The Mad Barber of Bedminster


The greatest daredevil Bristol ever produced was Charlie Stephens aka The Mad Barber of Bedminster. Here are some of the daring feats he became renowned for:

  1. Shaving himself with a cut-throat razor in a cage full of lions.
  2. Fathering ten children.
  3. Having sugar cubes knocked off his scalp from a distance of 250 yards by a crack-shot with a rifle….although this was because he was fed up with waiting to have them removed on the NHS.
  4. Holding the longevity record for having a ferret stuffed down his trousers: 21 days, 14 hours and 53 minutes set in 1919.
  5. Holding the record for the longest continuous high pitched scream: 21 days, 14 hours and 53 minutes set in 1919.
  6. Being fired by a canon in Redcliffe….although Stephens swore he was innocent and hadn’t dipped into the collection plate as he passed it around as part of his duties during Sunday morning service.

The feat Stephens is most associated with is his attempt to ‘shoot’ Niagara Falls in a barrel in 1920. For this venture he had a custom built barrel constructed by a Bath cooper with specially strengthened wooden staves it was thought would be capable of withstanding the battering it would receive in the choppy waters, and rocky terrain it was set to negotiate. This special strengthening process was achieved by adding an extra coat of varnish. The barrel’s interior incorporated state of the art technology – for 1920 – in navigational aids, those being a shelf on which to place an A-Z of the Niagara area and a peephole.

Before leaving for the Canadian border with the USA, Stephens put his barrel on display in Bristol. The consensus of opinion was that it would be better for him if he put it on a bonfire instead.

Upon his arrival in North America, Stephens set up a base camp in Buffalo and put his barrel on show there charging one cent for spectators to look inside. It was a great relief for the American press when a decent crowd assembled to view the strange contraption as it proved that Stephens did have some cents after all.

It was during one of these public viewings that the famed American stuntman Bobby Leach voiced his concerns about the barrel being too heavily weighted. Stephens was so irked by this that he added extra weight via a couple of full pots of paint. Leach dismissed this as a cynical attempt on the Bristol daredevil’s part to gain more female interest in his endeavour to ‘shoot’ Niagara Falls by aiming for the emulsional impact. Stephens simply brushed the jibe aside.

Charlie Stephens courted further publicity by setting up home in his barrel in the days leading up to the attempt. This elicited much sympathy from around the world as well as a letter from Bristol City Council informing him that he’d now been placed a band higher on their list of those in need of social housing.

The Mad Barber of Bedminster was aware of the money making opportunities his daring attempt upon the Falls presented. He obtained a healthy payment for exclusive film rights. This was because the fee was counted out inside his barrel which he’d made a no smoking zone.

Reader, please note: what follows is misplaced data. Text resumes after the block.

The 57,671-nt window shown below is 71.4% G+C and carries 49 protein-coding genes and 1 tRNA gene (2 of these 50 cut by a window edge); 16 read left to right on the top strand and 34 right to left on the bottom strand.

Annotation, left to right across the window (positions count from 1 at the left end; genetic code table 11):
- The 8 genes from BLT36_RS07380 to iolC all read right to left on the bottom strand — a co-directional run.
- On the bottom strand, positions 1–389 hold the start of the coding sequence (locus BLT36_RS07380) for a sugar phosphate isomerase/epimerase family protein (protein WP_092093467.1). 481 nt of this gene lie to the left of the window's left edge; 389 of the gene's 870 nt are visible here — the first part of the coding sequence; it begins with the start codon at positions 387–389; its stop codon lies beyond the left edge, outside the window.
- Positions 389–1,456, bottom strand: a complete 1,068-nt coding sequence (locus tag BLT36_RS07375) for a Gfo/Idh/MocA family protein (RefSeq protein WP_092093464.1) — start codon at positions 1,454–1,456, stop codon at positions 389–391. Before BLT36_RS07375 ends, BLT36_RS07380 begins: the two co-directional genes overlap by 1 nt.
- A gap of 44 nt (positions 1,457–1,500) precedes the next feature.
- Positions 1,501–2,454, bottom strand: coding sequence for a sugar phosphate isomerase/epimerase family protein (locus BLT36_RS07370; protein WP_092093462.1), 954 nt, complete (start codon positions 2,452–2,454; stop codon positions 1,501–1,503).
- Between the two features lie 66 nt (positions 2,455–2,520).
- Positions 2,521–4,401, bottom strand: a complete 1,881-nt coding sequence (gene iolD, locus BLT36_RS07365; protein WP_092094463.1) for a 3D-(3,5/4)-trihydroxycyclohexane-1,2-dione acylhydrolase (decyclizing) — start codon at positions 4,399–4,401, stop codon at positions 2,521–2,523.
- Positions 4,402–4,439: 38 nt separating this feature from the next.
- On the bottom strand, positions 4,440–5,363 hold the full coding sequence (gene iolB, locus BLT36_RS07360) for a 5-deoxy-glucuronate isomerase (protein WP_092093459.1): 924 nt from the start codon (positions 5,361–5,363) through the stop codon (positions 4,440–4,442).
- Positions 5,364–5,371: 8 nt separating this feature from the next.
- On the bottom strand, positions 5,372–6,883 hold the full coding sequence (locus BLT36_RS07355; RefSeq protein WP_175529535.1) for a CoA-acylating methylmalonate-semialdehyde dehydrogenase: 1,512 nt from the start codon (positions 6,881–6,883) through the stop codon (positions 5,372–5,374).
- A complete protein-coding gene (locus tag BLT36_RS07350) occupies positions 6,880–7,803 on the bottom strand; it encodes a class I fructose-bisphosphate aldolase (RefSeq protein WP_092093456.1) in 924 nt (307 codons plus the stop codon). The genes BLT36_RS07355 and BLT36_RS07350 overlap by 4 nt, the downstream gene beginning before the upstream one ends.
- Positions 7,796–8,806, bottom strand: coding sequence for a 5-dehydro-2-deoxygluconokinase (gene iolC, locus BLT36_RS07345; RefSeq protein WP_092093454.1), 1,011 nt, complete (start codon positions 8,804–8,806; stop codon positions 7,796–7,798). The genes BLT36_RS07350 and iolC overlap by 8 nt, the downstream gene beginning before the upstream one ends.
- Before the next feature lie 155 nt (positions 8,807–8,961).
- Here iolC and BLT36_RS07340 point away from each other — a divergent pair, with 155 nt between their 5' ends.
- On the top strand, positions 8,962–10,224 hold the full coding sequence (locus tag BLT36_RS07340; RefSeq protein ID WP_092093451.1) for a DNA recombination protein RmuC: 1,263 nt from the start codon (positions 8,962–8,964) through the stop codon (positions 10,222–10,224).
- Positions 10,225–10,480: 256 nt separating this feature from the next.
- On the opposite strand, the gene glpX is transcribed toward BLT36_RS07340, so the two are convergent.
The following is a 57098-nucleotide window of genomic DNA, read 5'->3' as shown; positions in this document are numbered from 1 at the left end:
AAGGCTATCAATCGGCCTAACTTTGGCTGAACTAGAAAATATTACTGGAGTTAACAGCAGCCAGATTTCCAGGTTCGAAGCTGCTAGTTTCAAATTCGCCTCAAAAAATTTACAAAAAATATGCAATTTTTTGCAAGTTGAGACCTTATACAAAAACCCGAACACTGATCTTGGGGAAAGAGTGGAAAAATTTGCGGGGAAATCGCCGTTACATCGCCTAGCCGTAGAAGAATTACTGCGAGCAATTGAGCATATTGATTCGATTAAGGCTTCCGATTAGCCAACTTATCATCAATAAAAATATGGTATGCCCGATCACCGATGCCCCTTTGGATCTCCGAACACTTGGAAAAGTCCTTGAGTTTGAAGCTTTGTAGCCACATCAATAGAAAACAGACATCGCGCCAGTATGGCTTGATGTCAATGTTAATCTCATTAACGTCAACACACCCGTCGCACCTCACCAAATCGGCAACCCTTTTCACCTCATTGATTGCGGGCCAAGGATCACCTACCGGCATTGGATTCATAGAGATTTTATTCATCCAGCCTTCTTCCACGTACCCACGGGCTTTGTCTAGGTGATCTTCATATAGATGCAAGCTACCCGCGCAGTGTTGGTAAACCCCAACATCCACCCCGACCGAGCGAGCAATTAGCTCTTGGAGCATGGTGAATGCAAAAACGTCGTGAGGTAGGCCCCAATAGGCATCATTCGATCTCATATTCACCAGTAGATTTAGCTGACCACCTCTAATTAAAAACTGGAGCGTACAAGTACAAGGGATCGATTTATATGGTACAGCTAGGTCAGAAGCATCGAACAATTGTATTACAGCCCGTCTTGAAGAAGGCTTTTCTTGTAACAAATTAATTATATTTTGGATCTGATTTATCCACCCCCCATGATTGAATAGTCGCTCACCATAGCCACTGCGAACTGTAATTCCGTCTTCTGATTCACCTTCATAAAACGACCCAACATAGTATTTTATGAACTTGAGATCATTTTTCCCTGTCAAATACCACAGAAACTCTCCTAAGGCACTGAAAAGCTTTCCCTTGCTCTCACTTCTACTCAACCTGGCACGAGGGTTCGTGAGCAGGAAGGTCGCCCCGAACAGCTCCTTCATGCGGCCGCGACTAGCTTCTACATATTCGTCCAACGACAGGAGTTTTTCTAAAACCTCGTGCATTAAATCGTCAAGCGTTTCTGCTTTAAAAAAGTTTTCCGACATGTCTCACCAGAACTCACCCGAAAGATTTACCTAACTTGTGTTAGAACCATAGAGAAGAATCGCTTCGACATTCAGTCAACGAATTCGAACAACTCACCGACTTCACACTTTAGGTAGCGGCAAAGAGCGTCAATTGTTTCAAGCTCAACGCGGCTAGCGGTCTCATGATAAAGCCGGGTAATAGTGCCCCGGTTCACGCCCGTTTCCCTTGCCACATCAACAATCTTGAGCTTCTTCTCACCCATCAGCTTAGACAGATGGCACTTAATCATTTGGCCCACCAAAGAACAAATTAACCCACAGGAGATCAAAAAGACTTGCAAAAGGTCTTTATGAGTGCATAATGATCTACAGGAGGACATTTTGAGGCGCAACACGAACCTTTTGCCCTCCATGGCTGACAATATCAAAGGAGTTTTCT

The night before the attempt a barrel of ale in a Buffalo bar, where Stephens was drinking, fell from its shelf and smashed to pieces on the hard, uncarpeted floor. Then the bartender explained that they were out of whisky so he couldn’t fulfil an order of scotch on the rocks so the customer had to make do with Harveys Bristol Cream on the rocks instead. However, the weather forecast seemed promising so the omens looked good for the following morning.

In the night Stephens started expressing some doubts which caused him a sleepless night in his barrel. To allay his growing fears he hired the services of a clairvoyant who, with the assistance of a crystal ball, foretold that the Bristol daredevil would die as his barrel smashed to pieces on the rocks of Niagara. This was bad news for the clairvoyant because it was a home visit.

This didn’t deter Stephens as he reminded himself that he was an Englishman and made of sterner stuff…he just wished his barrel was too. On the morning of July 11th, 1920 he set off in his barrel. The ravenous cataract soon claimed his life. Leach had been correct as Stephens’ too heavily weighted barrel simply fell through the water and smashed into smithereens on the rocks below. All that was recovered of Stephens was a severed arm chained to a fragment of barrel. The arm was returned to Bristol and given a decent burial. Thankfully the hand contained more than two fingers otherwise it would’ve been an indecent burial.

As a result of this tragedy there was an emergency sitting of Parliament and a new law was passed which meant that any barrel designed to convey a human had to carry the following message on its side, ‘HM Government Warning: Shooting Niagara Falls In A Barrel Can Seriously Damage Your Health’. Fortunately, the occurrence of people dying in barrels has been a rare phenomenon since 1920, so Charles Stephens’ death was not in vain.


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